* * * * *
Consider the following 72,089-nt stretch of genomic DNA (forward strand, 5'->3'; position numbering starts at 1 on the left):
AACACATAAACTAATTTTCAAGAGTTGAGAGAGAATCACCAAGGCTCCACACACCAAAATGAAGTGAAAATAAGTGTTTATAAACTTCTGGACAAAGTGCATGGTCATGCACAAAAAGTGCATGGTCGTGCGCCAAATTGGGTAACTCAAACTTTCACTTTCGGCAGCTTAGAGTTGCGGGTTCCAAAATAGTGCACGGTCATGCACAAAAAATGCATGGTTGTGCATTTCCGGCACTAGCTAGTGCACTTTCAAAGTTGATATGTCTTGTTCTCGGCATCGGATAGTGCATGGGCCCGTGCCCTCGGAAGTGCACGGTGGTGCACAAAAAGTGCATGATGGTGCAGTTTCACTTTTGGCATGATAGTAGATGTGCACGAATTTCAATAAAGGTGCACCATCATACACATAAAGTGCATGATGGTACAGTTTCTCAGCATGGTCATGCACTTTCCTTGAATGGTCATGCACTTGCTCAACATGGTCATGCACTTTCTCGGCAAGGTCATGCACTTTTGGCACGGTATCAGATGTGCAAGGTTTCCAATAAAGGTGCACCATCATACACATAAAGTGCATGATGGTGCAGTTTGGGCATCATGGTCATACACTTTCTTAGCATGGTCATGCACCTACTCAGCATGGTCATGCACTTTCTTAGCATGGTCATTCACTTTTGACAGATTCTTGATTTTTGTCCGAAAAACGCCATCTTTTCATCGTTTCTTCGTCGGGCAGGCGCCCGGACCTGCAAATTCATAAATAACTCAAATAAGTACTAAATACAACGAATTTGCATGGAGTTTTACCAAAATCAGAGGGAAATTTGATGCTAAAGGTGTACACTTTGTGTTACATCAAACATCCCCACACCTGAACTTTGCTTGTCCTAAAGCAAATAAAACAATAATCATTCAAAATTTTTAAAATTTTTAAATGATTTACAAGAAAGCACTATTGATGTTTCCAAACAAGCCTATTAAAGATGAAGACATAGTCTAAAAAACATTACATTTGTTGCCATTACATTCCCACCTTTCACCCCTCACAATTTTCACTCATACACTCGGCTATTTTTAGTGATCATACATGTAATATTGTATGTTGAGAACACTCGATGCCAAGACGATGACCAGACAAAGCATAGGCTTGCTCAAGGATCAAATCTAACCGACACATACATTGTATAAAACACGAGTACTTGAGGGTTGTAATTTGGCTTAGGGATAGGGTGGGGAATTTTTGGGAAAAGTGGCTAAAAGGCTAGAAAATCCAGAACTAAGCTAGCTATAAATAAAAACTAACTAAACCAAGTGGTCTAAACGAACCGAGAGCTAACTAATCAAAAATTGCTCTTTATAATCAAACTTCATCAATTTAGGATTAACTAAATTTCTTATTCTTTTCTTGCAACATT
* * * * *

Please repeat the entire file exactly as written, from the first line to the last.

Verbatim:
Consider the following 72,089-nt stretch of genomic DNA (forward strand, 5'->3'; position numbering starts at 1 on the left):
AACACATAAACTAATTTTCAAGAGTTGAGAGAGAATCACCAAGGCTCCACACACCAAAATGAAGTGAAAATAAGTGTTTATAAACTTCTGGACAAAGTGCATGGTCATGCACAAAAAGTGCATGGTCGTGCGCCAAATTGGGTAACTCAAACTTTCACTTTCGGCAGCTTAGAGTTGCGGGTTCCAAAATAGTGCACGGTCATGCACAAAAAATGCATGGTTGTGCATTTCCGGCACTAGCTAGTGCACTTTCAAAGTTGATATGTCTTGTTCTCGGCATCGGATAGTGCATGGGCCCGTGCCCTCGGAAGTGCACGGTGGTGCACAAAAAGTGCATGATGGTGCAGTTTCACTTTTGGCATGATAGTAGATGTGCACGAATTTCAATAAAGGTGCACCATCATACACATAAAGTGCATGATGGTACAGTTTCTCAGCATGGTCATGCACTTTCCTTGAATGGTCATGCACTTGCTCAACATGGTCATGCACTTTCTCGGCAAGGTCATGCACTTTTGGCACGGTATCAGATGTGCAAGGTTTCCAATAAAGGTGCACCATCATACACATAAAGTGCATGATGGTGCAGTTTGGGCATCATGGTCATACACTTTCTTAGCATGGTCATGCACCTACTCAGCATGGTCATGCACTTTCTTAGCATGGTCATTCACTTTTGACAGATTCTTGATTTTTGTCCGAAAAACGCCATCTTTTCATCGTTTCTTCGTCGGGCAGGCGCCCGGACCTGCAAATTCATAAATAACTCAAATAAGTACTAAATACAACGAATTTGCATGGAGTTTTACCAAAATCAGAGGGAAATTTGATGCTAAAGGTGTACACTTTGTGTTACATCAAACATCCCCACACCTGAACTTTGCTTGTCCTAAAGCAAATAAAACAATAATCATTCAAAATTTTTAAAATTTTTAAATGATTTACAAGAAAGCACTATTGATGTTTCCAAACAAGCCTATTAAAGATGAAGACATAGTCTAAAAAACATTACATTTGTTGCCATTACATTCCCACCTTTCACCCCTCACAATTTTCACTCATACACTCGGCTATTTTTAGTGATCATACATGTAATATTGTATGTTGAGAACACTCGATGCCAAGACGATGACCAGACAAAGCATAGGCTTGCTCAAGGATCAAATCTAACCGACACATACATTGTATAAAACACGAGTACTTGAGGGTTGTAATTTGGCTTAGGGATAGGGTGGGGAATTTTTGGGAAAAGTGGCTAAAAGGCTAGAAAATCCAGAACTAAGCTAGCTATAAATAAAAACTAACTAAACCAAGTGGTCTAAACGAACCGAGAGCTAACTAATCAAAAATTGCTCTTTATAATCAAACTTCATCAATTTAGGATTAACTAAATTTCTTATTCTTTTCTTGCAACATT